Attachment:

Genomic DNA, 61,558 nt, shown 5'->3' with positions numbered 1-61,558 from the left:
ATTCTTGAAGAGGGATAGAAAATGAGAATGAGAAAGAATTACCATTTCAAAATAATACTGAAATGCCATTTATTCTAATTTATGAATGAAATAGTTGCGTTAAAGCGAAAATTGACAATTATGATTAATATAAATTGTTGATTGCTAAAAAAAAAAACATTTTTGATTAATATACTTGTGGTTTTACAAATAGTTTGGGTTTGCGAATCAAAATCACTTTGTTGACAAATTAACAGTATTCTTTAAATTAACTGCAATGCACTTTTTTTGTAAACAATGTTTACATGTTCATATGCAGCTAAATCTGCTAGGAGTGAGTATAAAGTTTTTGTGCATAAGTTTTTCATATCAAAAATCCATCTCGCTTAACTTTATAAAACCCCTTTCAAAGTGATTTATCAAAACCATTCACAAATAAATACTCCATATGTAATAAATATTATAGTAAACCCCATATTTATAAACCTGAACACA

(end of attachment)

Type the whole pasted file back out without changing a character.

Genomic DNA, 61,558 nt, shown 5'->3' with positions numbered 1-61,558 from the left:
ATTCTTGAAGAGGGATAGAAAATGAGAATGAGAAAGAATTACCATTTCAAAATAATACTGAAATGCCATTTATTCTAATTTATGAATGAAATAGTTGCGTTAAAGCGAAAATTGACAATTATGATTAATATAAATTGTTGATTGCTAAAAAAAAAAACATTTTTGATTAATATACTTGTGGTTTTACAAATAGTTTGGGTTTGCGAATCAAAATCACTTTGTTGACAAATTAACAGTATTCTTTAAATTAACTGCAATGCACTTTTTTTGTAAACAATGTTTACATGTTCATATGCAGCTAAATCTGCTAGGAGTGAGTATAAAGTTTTTGTGCATAAGTTTTTCATATCAAAAATCCATCTCGCTTAACTTTATAAAACCCCTTTCAAAGTGATTTATCAAAACCATTCACAAATAAATACTCCATATGTAATAAATATTATAGTAAACCCCATATTTATAAACCTGAACACA